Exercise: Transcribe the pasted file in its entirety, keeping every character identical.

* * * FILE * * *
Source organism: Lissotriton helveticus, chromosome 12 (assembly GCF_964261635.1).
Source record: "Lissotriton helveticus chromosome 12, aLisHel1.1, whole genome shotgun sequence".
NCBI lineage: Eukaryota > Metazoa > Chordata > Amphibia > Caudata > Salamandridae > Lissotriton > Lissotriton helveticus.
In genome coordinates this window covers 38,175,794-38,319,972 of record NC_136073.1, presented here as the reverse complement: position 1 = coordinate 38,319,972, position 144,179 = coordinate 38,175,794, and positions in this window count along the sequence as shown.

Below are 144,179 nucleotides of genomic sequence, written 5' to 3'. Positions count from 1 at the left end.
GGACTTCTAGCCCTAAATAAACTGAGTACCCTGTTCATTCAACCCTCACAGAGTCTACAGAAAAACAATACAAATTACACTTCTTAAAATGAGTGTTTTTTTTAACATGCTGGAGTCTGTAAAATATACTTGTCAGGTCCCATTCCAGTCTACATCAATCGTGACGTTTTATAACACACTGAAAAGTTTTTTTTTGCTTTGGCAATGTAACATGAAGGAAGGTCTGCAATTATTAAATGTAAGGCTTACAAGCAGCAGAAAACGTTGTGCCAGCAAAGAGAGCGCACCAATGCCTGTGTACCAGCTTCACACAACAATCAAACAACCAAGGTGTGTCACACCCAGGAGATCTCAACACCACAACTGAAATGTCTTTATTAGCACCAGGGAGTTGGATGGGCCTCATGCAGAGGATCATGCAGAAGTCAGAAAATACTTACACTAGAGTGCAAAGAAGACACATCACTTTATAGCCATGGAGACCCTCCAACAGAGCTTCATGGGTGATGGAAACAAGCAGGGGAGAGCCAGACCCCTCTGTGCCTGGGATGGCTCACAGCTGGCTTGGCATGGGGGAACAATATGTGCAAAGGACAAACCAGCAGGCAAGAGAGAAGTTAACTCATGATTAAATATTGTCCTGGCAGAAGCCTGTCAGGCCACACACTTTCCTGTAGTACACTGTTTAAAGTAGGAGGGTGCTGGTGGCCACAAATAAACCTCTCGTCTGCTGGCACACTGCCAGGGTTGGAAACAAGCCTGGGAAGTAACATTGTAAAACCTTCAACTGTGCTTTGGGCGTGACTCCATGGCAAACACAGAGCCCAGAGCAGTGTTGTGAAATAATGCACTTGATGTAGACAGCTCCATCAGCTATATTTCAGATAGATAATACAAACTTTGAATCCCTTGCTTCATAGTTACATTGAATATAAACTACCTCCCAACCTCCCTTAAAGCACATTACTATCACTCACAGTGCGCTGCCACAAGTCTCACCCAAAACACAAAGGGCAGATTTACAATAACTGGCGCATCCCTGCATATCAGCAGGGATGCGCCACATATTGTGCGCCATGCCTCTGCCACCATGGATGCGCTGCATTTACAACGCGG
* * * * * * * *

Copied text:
Source organism: Lissotriton helveticus, chromosome 12 (assembly GCF_964261635.1).
Source record: "Lissotriton helveticus chromosome 12, aLisHel1.1, whole genome shotgun sequence".
NCBI lineage: Eukaryota > Metazoa > Chordata > Amphibia > Caudata > Salamandridae > Lissotriton > Lissotriton helveticus.
In genome coordinates this window covers 38,175,794-38,319,972 of record NC_136073.1, presented here as the reverse complement: position 1 = coordinate 38,319,972, position 144,179 = coordinate 38,175,794, and positions in this window count along the sequence as shown.

Below are 144,179 nucleotides of genomic sequence, written 5' to 3'. Positions count from 1 at the left end.
GGACTTCTAGCCCTAAATAAACTGAGTACCCTGTTCATTCAACCCTCACAGAGTCTACAGAAAAACAATACAAATTACACTTCTTAAAATGAGTGTTTTTTTTAACATGCTGGAGTCTGTAAAATATACTTGTCAGGTCCCATTCCAGTCTACATCAATCGTGACGTTTTATAACACACTGAAAAGTTTTTTTTTGCTTTGGCAATGTAACATGAAGGAAGGTCTGCAATTATTAAATGTAAGGCTTACAAGCAGCAGAAAACGTTGTGCCAGCAAAGAGAGCGCACCAATGCCTGTGTACCAGCTTCACACAACAATCAAACAACCAAGGTGTGTCACACCCAGGAGATCTCAACACCACAACTGAAATGTCTTTATTAGCACCAGGGAGTTGGATGGGCCTCATGCAGAGGATCATGCAGAAGTCAGAAAATACTTACACTAGAGTGCAAAGAAGACACATCACTTTATAGCCATGGAGACCCTCCAACAGAGCTTCATGGGTGATGGAAACAAGCAGGGGAGAGCCAGACCCCTCTGTGCCTGGGATGGCTCACAGCTGGCTTGGCATGGGGGAACAATATGTGCAAAGGACAAACCAGCAGGCAAGAGAGAAGTTAACTCATGATTAAATATTGTCCTGGCAGAAGCCTGTCAGGCCACACACTTTCCTGTAGTACACTGTTTAAAGTAGGAGGGTGCTGGTGGCCACAAATAAACCTCTCGTCTGCTGGCACACTGCCAGGGTTGGAAACAAGCCTGGGAAGTAACATTGTAAAACCTTCAACTGTGCTTTGGGCGTGACTCCATGGCAAACACAGAGCCCAGAGCAGTGTTGTGAAATAATGCACTTGATGTAGACAGCTCCATCAGCTATATTTCAGATAGATAATACAAACTTTGAATCCCTTGCTTCATAGTTACATTGAATATAAACTACCTCCCAACCTCCCTTAAAGCACATTACTATCACTCACAGTGCGCTGCCACAAGTCTCACCCAAAACACAAAGGGCAGATTTACAATAACTGGCGCATCCCTGCATATCAGCAGGGATGCGCCACATATTGTGCGCCATGCCTCTGCCACCATGGATGCGCTGCATTTACAACGCGG